An Artist Visits Stonehenge in 1573 and Paints a Charming Watercolor Painting of the Ancient Ruins

The pur­pose of the mon­u­men­tal druidi­cal struc­ture known as Stone­henge has been lost to us, but many the­o­ries abound, “from the ratio­nal to the irra­tional to the mag­i­cal.” On the mag­i­cal end of the scale, we have the giant stones asso­ci­at­ed with King Arthur and the wiz­ard Mer­lin. On the more ratio­nal side, spec­u­la­tion that the struc­ture func­tioned as a cal­en­dar for reli­gious cer­e­monies or agri­cul­tur­al sea­sons.

While the search for answers may be irre­sistible, we may nev­er know exact­ly what the builders of Stone­henge intend­ed. But we learn much by study­ing how oth­ers have approached the ancient mon­u­ment in the past. Exis­tent stud­ies of Stone­henge with illus­tra­tions date back to the 14th cen­tu­ry. These Medieval rep­re­sen­ta­tions tried to sit­u­ate the stones in a “Chris­t­ian view of world his­to­ry,” as Art His­to­ry pro­fes­sor Sam Smiles writes at the British Library.

A cen­tu­ry lat­er, draw­ings of the stones show more of an inter­est in its archi­tec­tur­al fea­tures. One man­u­script includes “a tiny illus­tra­tion of four trilithons (two ver­ti­cal stones sup­port­ing a lin­tel).” Remark­ably, writes Smiles, “the artist has under­stood how the lin­tels were fixed to the uprights by a mor­tise and tenon joint.” The draw­ing may rep­re­sent “the ear­li­est sur­viv­ing rep­re­sen­ta­tion of Stone­henge based on direct obser­va­tion.”

The prac­tice of draw­ing Stone­henge from life con­tin­ued, and in the water­col­or above by Flem­ish painter Lucas de Heere, dat­ing from cir­ca 1573, we see “a more topo­graph­i­cal approach.” Relat­ed to oth­er sim­i­lar images cre­at­ed around the same time, the paint­ing shows us an ear­ly exam­ple of what came to be called “chorog­ra­phy,” which archae­ol­o­gist Michael Shanks describes as refer­ring to “anti­quar­i­an works that dealt in topog­ra­phy, place, com­mu­ni­ty, his­to­ry, mem­o­ry.”

Rather than con­sid­er­ing it only as a mys­ti­cal or sacred site or an archi­tec­tur­al mar­vel, de Heere’s depic­tion of Stone­henge folds both of these inter­ests into a larg­er con­cern with Eng­lish land­scape and his­to­ry, of the kind exem­pli­fied by William Camden’s 1586 Bri­tan­nia, a choro­graph­i­cal sur­vey of Britain and Ire­land. Works like de Heere’s and Camden’s are part of the “Re-Dis­cov­ery of Eng­land,” as his­to­ri­an R.C. Richard­son argues, that took place under the reign of Eliz­a­beth I, and which pro­duced a new nation­al his­to­ry, “designed to extend the bound­aries of knowl­edge and under­stand­ing.”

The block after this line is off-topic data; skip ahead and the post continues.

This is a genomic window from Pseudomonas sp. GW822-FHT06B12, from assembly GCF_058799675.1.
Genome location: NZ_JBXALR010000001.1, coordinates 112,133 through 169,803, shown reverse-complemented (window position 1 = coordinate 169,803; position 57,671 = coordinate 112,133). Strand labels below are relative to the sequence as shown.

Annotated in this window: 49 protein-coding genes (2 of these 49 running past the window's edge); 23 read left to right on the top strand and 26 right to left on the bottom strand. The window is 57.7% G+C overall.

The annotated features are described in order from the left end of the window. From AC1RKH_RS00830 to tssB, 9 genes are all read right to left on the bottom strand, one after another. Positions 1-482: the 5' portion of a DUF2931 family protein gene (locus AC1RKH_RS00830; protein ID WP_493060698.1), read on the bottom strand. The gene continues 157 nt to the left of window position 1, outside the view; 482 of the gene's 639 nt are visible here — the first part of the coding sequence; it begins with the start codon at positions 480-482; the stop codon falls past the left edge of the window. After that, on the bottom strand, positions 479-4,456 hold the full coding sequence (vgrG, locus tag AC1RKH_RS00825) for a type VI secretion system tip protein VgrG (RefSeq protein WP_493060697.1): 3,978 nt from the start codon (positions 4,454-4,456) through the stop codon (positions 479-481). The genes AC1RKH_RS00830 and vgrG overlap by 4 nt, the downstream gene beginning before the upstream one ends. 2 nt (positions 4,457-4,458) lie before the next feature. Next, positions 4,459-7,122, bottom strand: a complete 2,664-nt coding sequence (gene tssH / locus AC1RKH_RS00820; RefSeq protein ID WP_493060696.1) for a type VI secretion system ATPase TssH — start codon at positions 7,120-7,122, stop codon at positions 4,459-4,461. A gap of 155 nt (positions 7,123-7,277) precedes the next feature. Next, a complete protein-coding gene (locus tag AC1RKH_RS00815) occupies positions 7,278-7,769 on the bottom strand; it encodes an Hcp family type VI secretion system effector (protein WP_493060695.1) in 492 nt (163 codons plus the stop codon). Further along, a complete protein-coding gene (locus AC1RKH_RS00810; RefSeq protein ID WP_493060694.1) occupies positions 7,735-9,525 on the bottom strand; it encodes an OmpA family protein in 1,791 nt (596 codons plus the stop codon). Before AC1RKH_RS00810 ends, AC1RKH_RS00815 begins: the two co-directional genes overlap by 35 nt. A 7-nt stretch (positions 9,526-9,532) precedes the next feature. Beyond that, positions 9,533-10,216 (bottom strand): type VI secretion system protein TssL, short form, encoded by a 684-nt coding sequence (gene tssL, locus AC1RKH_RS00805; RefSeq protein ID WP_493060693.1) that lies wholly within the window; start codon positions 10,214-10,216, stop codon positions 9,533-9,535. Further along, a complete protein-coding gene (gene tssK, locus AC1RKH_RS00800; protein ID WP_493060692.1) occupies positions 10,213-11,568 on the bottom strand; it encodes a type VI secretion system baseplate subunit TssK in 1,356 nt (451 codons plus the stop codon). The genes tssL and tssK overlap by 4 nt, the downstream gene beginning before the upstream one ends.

As chorog­ra­phy devel­oped as a dis­ci­pline, Stone­henge and oth­er ancient mon­u­ments con­tin­ued to exert a fas­ci­na­tion for their his­tor­i­cal, topo­graph­i­cal, and arche­o­log­i­cal fea­tures. By the “last quar­ter of the 18th cen­tu­ry,” Smiles tells us, “pre­his­toric mon­u­ments began to be reg­u­lar­ly includ­ed in topo­graph­i­cal sur­veys,” such as Thomas Hearne’s 1779 Antiq­ui­ties of Great Britain, which includ­ed the engrav­ing just above as its final plate. Learn more about the devel­op­ment of topog­ra­phy and its inter­est in ancient British mon­u­ments, and see many more of these his­toric images, at the British Library’s site.

Relat­ed Con­tent:

How Illu­mi­nat­ed Medieval Man­u­scripts Were Made: A Step-by-Step Look at this Beau­ti­ful, Cen­turies-Old Craft

1,000-Year-Old Man­u­script of Beowulf Dig­i­tized and Now Online

A Free Yale Course on Medieval His­to­ry: 700 Years in 22 Lec­tures

Josh Jones is a writer and musi­cian based in Durham, NC. Fol­low him at @jdmagness

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